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Wednesday, January 30, 2013

Left, Right, and Center: Why we don't understand each other


The media continues to peddle the myth that the Obama administration is "moderate." Here's an interesting
though admittedly polemical- look at just how revolutionary it actually is.


And it's an article of faith on the Left that liberals (excuse me, progressives) are smart and have a philosophy which comprehends everything, whereas conservatives are, by definition, dolts. At times (the current time being a case in point) this essentially elitist (not to say delusional) view is not necessary exclusive of their success at the polls.

But Diane Ellis, a San Francisco conservative, agrees with liberal columnist Nicholas Kristoff (and a recent University of Virginia study) that conservatives understand liberals better than liberals understand conservatives- or themselves.

I have a few problems problems with the analysis of the new book Kristoff mentions. Admittedly conservatives have more complicated ethical beliefs than liberals do, and sometimes tend to be more authoritarian. But Chicago's bully of a mayor, Rahm Emanuel, for example, is hardly a conservative- and his contempt for the rights of those who disagree with him are virtually his trademark. For that matter, the same can be said, in my experience, of liberals as a group; nobody is more authoritarian or rigid than a liberal whose sense of political correctness has been offended. In fact, the Left sometimes takes ideological and even behavioral rigidity to the point of unintentional comedy.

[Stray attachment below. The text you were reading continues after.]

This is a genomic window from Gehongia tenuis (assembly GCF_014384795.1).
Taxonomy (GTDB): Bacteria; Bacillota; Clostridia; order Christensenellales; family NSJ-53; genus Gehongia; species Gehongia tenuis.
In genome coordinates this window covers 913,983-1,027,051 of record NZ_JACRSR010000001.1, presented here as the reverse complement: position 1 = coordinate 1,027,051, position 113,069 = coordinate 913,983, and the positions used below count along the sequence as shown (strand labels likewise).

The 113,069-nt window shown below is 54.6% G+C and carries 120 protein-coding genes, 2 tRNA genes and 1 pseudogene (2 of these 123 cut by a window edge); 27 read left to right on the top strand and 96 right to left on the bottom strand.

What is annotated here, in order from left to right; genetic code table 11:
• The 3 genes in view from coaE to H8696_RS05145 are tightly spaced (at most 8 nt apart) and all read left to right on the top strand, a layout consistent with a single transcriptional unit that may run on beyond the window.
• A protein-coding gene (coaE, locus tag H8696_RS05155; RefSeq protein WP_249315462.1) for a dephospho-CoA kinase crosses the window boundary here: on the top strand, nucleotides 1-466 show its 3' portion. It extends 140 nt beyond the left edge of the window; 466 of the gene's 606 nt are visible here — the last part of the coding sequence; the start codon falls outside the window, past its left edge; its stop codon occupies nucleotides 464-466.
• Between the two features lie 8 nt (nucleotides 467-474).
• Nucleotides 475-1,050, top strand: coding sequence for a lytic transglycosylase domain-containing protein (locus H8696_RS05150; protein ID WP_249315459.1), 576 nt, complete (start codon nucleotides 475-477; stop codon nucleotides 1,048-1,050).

I think the late Bill Buckley was closer to the mark- and to the findings of the UVA study-  when he said that whereas a conservative will think that a person who disagrees with him is badly informed, or guilty of logical errors, or something less than objective- in other words, that he is in error- a liberal's default response to someone who disagrees with her is that he is evil. This is not to say that self-righteousness is purely a phenomenon of the Left. But those who accuse the Right of being excessively "moralistic" really ought to ponder the frequency with which the tendency is found among those with the least in common with the Religious Right.

Oh. And by the way... I'm fascinated (though ot surprised) by Kristoff's observation that more books on ethics are stolen from public libraries than on any other subject.

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